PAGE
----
Tuesday, June 15, 2004

The next wave of 70s-80s referencers

Bloc Party, Komakino, Black Wire
The Cockpit Leeds
9 June 2004

Local band Black Wire are three men and a drum machine who have whipped up national interest following the release of the debut 7” single Attack Attack Attack/Very Gun. The pseuds at the Guardian and the NME were interested straight away. Black Wire make a pleasingly dark funk reminiscent of early Sisters of Mercy (ie, not the later bombastic shite), local legends Gang of Four and the late lamented Big Flame. Their not-particularly-accomplished musicality is overcome by verve and enthusiasm and the audience are largely receptive to their efforts, particularly when they played both songs from the aforementioned seven.

Derby-based Komakino, whose slow-to-load website mentions without context that the Septerror 11 attacks coincided with a member’s birthday, are pretty much the sum of their parts, all pounding drums, rumbling Joy Division basslines and scything Chameleons guitar stylings. Essentially they are Interpol without the class. Having said that they are pretty entertaining live once you get past the derivative nature of their sound. The singer wants to be Ian Curtis too much, even imitating his lost control dancing.

Previously the Union, East London-based percussive rockers Bloc Party are banging all the right drums. Their website makes erudite reference to their abhorrence of racism and the impossibility of being denuded of context (ie, sounding new). By the time they hit the stage the venue was rammed and most of the crowd looked ready to melt. Your plucky reviewer was stationed at the back of the throng, with a pint of gin, in a vain attempt to avoid looking flushed in public (a serious faux pas in Yakshire). Live, Bloc Party have a fuller, funkier and at times poppier sound than on record with Matt Tong’s impressive drumming and Gordon Moake’s seismic basslines providing a solid foundation over which the twin guitars of Russel Lissack and singer Kele Okereke scratch and strum. Debut single She’s Hearing Voices was lost on the vast majority of the crowd, who have clearly picked up on the band in the wake of the recent Banquet single which brought a much more rapturous response and set the place jumping. The gig continued in this vein for an all-too-brief 35 minutes before the band left the stage to tumultuous applause and cries for more. The Blocs duly obliged and returned to the stage for a couple of songs, closing the set with forthcoming single Little Thoughts.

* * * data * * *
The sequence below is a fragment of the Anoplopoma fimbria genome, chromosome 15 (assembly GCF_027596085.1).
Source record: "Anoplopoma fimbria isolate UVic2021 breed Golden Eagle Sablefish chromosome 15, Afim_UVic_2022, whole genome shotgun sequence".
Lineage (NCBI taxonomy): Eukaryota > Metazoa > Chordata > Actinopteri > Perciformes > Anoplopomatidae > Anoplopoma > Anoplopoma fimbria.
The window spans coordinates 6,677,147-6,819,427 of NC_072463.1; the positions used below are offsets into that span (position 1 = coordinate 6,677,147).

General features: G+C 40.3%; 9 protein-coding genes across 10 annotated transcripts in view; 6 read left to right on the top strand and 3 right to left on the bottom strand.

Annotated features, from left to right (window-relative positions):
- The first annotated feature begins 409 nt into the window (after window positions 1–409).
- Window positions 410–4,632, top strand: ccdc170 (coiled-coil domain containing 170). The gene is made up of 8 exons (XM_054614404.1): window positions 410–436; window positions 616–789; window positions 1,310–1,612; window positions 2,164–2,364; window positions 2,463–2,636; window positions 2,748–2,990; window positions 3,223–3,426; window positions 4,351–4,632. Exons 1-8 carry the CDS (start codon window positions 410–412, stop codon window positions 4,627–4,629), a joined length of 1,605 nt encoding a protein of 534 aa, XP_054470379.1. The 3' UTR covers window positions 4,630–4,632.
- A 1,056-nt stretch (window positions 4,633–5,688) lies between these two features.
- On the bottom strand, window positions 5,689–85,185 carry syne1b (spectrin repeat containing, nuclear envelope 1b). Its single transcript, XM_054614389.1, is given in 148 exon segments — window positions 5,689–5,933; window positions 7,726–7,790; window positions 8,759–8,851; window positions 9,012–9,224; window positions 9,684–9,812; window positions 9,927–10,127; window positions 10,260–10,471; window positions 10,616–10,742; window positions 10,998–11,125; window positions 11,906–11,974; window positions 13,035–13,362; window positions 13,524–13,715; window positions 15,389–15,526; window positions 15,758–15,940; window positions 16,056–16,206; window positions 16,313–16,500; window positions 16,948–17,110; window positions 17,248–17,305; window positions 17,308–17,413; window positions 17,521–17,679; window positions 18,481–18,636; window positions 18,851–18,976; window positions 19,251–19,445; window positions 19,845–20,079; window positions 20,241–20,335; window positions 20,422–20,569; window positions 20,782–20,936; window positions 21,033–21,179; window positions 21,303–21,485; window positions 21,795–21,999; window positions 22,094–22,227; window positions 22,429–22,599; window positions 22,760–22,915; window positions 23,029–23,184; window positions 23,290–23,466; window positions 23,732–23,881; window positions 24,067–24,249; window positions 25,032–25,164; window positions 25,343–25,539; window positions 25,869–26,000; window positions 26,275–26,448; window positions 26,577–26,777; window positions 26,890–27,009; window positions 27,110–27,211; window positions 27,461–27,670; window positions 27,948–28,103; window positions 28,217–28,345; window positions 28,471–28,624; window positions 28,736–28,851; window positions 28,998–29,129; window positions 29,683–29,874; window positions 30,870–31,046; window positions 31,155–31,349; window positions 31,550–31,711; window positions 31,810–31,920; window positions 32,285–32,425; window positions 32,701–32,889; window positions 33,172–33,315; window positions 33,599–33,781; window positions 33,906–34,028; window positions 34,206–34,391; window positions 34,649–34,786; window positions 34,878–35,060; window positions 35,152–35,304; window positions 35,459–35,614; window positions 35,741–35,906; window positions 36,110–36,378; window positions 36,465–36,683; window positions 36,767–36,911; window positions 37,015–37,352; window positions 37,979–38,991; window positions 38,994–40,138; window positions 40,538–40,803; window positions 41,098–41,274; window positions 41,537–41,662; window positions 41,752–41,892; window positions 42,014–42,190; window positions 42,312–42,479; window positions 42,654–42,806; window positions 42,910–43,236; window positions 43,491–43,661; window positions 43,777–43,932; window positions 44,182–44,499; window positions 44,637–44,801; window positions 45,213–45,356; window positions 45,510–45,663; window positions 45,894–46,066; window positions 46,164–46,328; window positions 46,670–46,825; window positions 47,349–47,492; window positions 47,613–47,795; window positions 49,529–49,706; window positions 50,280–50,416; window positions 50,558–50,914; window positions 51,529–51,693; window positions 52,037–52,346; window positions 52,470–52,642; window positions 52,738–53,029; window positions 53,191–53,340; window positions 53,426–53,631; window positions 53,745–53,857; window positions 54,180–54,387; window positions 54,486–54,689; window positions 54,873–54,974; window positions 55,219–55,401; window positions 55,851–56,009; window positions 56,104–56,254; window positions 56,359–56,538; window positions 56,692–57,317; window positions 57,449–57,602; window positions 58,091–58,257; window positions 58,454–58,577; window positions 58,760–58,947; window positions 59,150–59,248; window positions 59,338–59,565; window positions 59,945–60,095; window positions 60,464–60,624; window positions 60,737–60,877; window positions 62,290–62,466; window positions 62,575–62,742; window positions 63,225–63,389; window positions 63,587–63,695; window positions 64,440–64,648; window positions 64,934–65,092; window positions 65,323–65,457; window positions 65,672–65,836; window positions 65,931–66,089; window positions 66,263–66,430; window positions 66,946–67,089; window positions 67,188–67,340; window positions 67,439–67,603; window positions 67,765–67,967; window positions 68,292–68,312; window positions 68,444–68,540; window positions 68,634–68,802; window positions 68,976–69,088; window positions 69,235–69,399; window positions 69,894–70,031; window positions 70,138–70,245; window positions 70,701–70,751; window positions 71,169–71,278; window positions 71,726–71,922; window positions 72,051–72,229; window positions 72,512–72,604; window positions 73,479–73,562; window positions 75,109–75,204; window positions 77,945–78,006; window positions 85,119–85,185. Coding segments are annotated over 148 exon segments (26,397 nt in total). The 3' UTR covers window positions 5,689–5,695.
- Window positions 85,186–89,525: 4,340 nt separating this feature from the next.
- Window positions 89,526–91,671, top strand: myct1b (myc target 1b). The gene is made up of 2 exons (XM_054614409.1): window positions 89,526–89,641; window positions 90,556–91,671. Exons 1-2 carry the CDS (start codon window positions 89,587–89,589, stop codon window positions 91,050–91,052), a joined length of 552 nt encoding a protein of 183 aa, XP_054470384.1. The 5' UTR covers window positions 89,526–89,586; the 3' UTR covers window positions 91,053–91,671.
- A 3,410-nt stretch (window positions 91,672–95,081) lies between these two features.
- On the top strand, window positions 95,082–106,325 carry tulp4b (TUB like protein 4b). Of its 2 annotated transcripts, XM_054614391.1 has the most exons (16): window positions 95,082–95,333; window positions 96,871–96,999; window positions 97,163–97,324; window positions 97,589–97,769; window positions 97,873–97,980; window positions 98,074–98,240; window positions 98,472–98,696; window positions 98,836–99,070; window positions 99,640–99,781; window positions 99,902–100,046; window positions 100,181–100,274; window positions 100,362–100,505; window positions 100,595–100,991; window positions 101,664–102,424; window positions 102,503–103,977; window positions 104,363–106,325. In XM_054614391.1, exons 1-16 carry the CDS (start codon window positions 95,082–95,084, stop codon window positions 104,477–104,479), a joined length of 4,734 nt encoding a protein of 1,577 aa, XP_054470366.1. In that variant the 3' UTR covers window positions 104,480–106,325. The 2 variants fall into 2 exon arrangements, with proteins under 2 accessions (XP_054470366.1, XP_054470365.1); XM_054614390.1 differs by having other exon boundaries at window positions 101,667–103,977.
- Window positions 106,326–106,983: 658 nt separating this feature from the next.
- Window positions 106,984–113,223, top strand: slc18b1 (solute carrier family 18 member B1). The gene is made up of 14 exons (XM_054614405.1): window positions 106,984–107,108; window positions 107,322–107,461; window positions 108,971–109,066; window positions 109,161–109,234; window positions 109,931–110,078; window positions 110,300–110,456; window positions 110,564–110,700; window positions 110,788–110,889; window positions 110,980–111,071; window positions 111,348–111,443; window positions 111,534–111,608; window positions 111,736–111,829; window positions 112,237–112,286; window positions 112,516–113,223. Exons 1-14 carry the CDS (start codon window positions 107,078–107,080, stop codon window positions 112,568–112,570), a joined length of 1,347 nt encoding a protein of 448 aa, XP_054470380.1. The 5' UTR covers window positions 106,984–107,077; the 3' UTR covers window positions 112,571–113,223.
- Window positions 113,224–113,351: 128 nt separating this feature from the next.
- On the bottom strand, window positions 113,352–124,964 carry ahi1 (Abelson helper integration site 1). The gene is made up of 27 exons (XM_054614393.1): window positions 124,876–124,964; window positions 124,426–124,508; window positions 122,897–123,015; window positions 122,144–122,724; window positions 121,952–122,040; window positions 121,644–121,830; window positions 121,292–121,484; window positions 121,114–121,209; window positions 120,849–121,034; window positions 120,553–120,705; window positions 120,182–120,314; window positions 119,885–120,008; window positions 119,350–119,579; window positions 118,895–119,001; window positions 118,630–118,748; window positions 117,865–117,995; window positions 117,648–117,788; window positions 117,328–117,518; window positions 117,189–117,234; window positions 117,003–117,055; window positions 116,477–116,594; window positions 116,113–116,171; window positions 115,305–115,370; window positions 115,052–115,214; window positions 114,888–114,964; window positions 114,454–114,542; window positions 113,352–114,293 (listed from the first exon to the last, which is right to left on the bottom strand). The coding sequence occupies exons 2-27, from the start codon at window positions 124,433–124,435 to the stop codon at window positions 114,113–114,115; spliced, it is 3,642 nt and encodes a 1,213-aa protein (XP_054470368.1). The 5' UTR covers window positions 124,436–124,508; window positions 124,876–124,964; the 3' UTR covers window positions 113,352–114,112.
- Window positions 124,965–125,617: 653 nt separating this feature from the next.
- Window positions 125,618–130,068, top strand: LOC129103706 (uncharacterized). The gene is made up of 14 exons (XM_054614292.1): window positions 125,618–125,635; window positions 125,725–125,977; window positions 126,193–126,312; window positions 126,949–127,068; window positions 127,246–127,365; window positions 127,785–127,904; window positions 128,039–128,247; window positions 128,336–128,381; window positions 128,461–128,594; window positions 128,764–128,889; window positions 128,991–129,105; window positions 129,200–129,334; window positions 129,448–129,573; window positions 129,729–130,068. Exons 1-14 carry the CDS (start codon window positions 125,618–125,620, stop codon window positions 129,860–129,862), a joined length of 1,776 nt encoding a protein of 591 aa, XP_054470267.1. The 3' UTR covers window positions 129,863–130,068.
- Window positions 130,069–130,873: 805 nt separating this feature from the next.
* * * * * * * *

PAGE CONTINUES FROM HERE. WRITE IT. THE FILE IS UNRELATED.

All these bands are making a then sound for now and one, two or all three will doubtless join the cannon of alt-cool soon. Don’t let that put you off.
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